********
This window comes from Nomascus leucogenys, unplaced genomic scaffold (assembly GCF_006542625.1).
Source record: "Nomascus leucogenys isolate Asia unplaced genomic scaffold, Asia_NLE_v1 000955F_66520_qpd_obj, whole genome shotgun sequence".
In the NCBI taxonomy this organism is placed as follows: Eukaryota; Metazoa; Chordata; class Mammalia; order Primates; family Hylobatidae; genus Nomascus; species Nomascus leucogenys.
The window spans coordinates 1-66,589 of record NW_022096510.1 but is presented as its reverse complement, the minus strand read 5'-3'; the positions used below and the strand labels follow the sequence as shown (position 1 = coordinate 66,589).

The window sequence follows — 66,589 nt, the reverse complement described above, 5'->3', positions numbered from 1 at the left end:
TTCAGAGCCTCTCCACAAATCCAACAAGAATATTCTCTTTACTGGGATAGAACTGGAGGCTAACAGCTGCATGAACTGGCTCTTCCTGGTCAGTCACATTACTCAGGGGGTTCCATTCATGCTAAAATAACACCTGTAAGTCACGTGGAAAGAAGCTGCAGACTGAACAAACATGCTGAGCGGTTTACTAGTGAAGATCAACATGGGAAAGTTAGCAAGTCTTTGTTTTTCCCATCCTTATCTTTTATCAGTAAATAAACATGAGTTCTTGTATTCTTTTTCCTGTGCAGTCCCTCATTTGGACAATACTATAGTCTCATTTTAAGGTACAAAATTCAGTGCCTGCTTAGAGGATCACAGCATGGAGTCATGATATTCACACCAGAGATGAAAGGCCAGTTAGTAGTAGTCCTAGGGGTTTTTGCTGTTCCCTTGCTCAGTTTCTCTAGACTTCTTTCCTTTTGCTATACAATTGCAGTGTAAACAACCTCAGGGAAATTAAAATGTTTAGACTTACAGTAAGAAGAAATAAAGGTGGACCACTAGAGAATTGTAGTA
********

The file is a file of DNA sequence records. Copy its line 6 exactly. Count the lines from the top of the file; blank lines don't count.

TTCAGAGCCTCTCCACAAATCCAACAAGAATATTCTCTTTACTGGGATAGAACTGGAGGCTAACAGCTGCATGAACTGGCTCTTCCTGGTCAGTCACATTACTCAGGGGGTTCCATTCATGCTAAAATAACACCTGTAAGTCACGTGGAAAGAAGCTGCAGACTGAACAAACATGCTGAGCGGTTTACTAGTGAAGATCAACATGGGAAAGTTAGCAAGTCTTTGTTTTTCCCATCCTTATCTTTTATCAGTAAATAAACATGAGTTCTTGTATTCTTTTTCCTGTGCAGTCCCTCATTTGGACAATACTATAGTCTCATTTTAAGGTACAAAATTCAGTGCCTGCTTAGAGGATCACAGCATGGAGTCATGATATTCACACCAGAGATGAAAGGCCAGTTAGTAGTAGTCCTAGGGGTTTTTGCTGTTCCCTTGCTCAGTTTCTCTAGACTTCTTTCCTTTTGCTATACAATTGCAGTGTAAACAACCTCAGGGAAATTAAAATGTTTAGACTTACAGTAAGAAGAAATAAAGGTGGACCACTAGAGAATTGTAGTA